T.V. shows make it look easy, but there are a lot of pitfalls and perils to be aware of when it comes to flipping homes for profit. In the current economic climate, flipping homes can present two sides: first, foreclosed homes are everywhere, and in varying states of value. Flipping these foreclosed homes can be easy or difficult, depending upon whether the previous owner kept up with the maintenance. However, with the major lenders tightening their lending standards, as well as the amount of cash that they are lending, you might be hard pressed to find the kind of loan necessary to flip homes. Much of the problem with the situation is that these banks, as well as not loaning money to people who are trying to flip homes, but the homeowners themselves are having trouble finding financing.
In a few states, foreclosed homes are so abundant that there isn’t a street that doesn’t have at least one foreclosed home which has the potential to be flipped. If you have the financial wherewithal to bear out the market, you’ll find that you could amass yourself quite a little empire in a relatively short time. Home prices are as low as they’ve been in years, and those who are buying homes are tending to buy starter homes. These are necessity purchases for many who have leases running out, or perhaps have saved enough to put down a substantial down payment. Flipping a home, on the other hand, is now seen as being trivial in many ways. The money is there to be made, however. The first rule of flipping a home which was a foreclosure is don’t skimp on the inspection. Consider this you’re A-Z guide for the things you’ll have to fix. For the hundred to five hundred dollars, your foreclosed home will get a thorough inspection. Take that into account with the sale price, and then estimate your costs to rehab the foreclosed home. If it will cost you more to fix the foreclosed home than the current market value of other homes on the same street, you’re going to be stuck with it for a while, so vary your offer accordingly. Most foreclosed homes, however, are going to sell slightly below market value due to the desire of banks to drop what is increasingly becoming bad debt. If you feel that you can rehab the foreclosed home with at least a 20% profit margin after all your costs are factored in, than you’ve got a pretty sound investment on your hands. Consider all the other factors involved in the usual purchase of the home, and you’ll be in good hands.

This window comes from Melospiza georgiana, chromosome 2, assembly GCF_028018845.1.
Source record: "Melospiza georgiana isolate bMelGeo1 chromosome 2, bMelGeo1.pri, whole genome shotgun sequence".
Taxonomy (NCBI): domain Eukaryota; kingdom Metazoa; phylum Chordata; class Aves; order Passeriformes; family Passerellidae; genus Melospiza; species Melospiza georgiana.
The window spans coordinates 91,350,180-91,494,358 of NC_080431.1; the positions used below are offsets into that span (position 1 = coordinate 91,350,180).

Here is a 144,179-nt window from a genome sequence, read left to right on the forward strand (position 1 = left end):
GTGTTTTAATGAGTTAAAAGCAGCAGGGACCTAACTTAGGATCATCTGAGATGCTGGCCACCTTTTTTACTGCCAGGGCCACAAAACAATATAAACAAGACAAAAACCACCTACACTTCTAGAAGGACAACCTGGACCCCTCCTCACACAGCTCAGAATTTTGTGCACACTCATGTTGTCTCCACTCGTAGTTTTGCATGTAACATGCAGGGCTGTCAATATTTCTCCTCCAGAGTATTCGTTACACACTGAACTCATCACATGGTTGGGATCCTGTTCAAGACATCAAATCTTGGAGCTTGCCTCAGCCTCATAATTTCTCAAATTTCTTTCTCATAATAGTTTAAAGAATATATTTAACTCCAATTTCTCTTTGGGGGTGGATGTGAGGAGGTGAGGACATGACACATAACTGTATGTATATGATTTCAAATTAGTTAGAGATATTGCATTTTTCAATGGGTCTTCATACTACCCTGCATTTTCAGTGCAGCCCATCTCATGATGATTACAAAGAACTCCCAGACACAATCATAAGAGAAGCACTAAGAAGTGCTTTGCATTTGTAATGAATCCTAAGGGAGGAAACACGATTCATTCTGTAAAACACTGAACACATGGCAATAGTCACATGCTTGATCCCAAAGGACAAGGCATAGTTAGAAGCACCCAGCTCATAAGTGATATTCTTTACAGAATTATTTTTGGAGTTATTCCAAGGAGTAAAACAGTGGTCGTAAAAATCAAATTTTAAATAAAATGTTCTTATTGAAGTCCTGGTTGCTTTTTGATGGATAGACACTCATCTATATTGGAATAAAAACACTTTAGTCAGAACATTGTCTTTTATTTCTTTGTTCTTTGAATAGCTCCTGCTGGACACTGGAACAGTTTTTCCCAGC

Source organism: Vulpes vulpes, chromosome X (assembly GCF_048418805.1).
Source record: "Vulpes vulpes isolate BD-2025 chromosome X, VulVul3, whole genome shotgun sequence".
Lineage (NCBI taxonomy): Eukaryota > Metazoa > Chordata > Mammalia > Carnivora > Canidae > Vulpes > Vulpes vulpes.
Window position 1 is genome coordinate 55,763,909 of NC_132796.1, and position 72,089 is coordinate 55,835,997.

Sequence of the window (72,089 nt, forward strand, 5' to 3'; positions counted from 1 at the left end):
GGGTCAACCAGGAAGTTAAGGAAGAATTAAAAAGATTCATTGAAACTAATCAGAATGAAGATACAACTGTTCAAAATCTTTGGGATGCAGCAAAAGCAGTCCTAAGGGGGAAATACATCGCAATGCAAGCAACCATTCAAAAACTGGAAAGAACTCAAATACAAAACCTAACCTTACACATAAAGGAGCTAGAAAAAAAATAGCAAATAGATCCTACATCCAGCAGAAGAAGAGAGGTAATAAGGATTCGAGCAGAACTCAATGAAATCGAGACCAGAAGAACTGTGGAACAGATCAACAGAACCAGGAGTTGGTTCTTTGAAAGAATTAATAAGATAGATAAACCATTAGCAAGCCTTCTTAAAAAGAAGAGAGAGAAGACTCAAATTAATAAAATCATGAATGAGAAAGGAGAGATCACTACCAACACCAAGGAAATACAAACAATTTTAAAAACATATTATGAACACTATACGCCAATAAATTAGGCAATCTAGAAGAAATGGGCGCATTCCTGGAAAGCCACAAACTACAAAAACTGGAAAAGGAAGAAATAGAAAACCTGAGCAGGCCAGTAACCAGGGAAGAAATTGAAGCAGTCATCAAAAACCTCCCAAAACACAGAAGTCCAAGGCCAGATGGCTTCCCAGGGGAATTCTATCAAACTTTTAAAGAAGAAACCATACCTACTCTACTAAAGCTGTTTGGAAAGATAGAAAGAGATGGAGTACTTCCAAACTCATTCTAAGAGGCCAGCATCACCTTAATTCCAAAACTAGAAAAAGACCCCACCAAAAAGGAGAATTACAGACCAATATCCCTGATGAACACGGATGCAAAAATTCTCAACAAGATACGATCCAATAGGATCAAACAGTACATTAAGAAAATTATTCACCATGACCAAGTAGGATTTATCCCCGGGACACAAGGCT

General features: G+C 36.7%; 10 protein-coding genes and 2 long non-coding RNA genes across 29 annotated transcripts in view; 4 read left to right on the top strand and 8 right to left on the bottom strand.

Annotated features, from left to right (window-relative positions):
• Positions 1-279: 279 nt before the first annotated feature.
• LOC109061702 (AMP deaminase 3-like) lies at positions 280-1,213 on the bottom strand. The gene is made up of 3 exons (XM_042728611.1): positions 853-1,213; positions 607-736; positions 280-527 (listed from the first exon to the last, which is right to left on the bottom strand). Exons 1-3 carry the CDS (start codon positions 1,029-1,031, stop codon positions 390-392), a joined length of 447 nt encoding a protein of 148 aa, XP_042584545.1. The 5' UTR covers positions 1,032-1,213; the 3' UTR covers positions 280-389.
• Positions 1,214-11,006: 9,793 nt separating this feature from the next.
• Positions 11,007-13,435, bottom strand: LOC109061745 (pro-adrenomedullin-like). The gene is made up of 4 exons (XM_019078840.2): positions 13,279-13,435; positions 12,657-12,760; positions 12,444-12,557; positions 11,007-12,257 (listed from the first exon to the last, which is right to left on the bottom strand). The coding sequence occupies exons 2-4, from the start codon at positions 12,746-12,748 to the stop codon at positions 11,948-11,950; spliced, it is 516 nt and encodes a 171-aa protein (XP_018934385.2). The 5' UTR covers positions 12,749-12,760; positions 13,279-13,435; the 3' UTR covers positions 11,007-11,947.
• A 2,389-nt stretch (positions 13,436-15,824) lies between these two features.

Flipping homes can lead to a rewarding investment opportunity, particularly in today’s economic climate, but the perils of having to hold on to a flipped home can quickly outweigh any potential reward. Your 20% profit margin can disappear as quickly as it is realized with simply having to make two or three mortgage payments. The worst thing that a home flipper can imagine is to be upside down in the mortgage of a house you aren’t even living in. The news was rife with such stories, of “victims” of the banks “greed” when they find that their millions of dollars worth of foreclosed home inventory which they are trying to flip is now worth less than half what they expected. Flipping homes is not for the overly ambitious, it is for those who carefully cultivate the precise environment that will sell the flipped home quickly, and earn them a little profit on top. If you don’t fall into that category, than flipping homes isn’t for you right now.